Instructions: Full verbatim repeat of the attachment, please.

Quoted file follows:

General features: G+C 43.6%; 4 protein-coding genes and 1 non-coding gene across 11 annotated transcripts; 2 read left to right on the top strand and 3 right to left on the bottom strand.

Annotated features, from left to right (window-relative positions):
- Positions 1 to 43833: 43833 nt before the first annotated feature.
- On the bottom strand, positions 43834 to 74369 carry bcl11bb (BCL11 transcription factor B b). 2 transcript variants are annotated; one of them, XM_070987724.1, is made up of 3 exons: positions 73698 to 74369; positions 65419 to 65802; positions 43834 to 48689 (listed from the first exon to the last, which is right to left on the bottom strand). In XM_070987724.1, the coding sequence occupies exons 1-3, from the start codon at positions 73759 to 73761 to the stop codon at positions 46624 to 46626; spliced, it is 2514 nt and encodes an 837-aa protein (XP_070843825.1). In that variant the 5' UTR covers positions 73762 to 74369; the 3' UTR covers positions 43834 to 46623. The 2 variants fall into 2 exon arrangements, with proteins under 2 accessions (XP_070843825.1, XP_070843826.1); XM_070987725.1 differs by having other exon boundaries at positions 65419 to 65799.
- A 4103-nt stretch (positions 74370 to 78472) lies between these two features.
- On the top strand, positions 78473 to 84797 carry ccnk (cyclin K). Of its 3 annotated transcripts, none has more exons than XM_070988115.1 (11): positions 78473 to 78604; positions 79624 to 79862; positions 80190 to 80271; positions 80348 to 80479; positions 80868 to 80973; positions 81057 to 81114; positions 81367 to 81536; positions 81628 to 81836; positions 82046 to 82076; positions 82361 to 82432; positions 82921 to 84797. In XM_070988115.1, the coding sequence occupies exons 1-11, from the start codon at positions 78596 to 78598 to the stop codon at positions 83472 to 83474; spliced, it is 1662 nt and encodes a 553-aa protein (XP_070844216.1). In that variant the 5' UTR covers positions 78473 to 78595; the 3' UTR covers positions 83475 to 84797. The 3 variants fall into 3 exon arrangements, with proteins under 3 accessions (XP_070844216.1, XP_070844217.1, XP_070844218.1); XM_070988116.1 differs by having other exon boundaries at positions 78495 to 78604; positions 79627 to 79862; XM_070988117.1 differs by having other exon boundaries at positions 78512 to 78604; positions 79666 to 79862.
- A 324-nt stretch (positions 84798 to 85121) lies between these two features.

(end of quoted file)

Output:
General features: G+C 43.6%; 4 protein-coding genes and 1 non-coding gene across 11 annotated transcripts; 2 read left to right on the top strand and 3 right to left on the bottom strand.

Annotated features, from left to right (window-relative positions):
- Positions 1 to 43833: 43833 nt before the first annotated feature.
- On the bottom strand, positions 43834 to 74369 carry bcl11bb (BCL11 transcription factor B b). 2 transcript variants are annotated; one of them, XM_070987724.1, is made up of 3 exons: positions 73698 to 74369; positions 65419 to 65802; positions 43834 to 48689 (listed from the first exon to the last, which is right to left on the bottom strand). In XM_070987724.1, the coding sequence occupies exons 1-3, from the start codon at positions 73759 to 73761 to the stop codon at positions 46624 to 46626; spliced, it is 2514 nt and encodes an 837-aa protein (XP_070843825.1). In that variant the 5' UTR covers positions 73762 to 74369; the 3' UTR covers positions 43834 to 46623. The 2 variants fall into 2 exon arrangements, with proteins under 2 accessions (XP_070843825.1, XP_070843826.1); XM_070987725.1 differs by having other exon boundaries at positions 65419 to 65799.
- A 4103-nt stretch (positions 74370 to 78472) lies between these two features.
- On the top strand, positions 78473 to 84797 carry ccnk (cyclin K). Of its 3 annotated transcripts, none has more exons than XM_070988115.1 (11): positions 78473 to 78604; positions 79624 to 79862; positions 80190 to 80271; positions 80348 to 80479; positions 80868 to 80973; positions 81057 to 81114; positions 81367 to 81536; positions 81628 to 81836; positions 82046 to 82076; positions 82361 to 82432; positions 82921 to 84797. In XM_070988115.1, the coding sequence occupies exons 1-11, from the start codon at positions 78596 to 78598 to the stop codon at positions 83472 to 83474; spliced, it is 1662 nt and encodes a 553-aa protein (XP_070844216.1). In that variant the 5' UTR covers positions 78473 to 78595; the 3' UTR covers positions 83475 to 84797. The 3 variants fall into 3 exon arrangements, with proteins under 3 accessions (XP_070844216.1, XP_070844217.1, XP_070844218.1); XM_070988116.1 differs by having other exon boundaries at positions 78495 to 78604; positions 79627 to 79862; XM_070988117.1 differs by having other exon boundaries at positions 78512 to 78604; positions 79666 to 79862.
- A 324-nt stretch (positions 84798 to 85121) lies between these two features.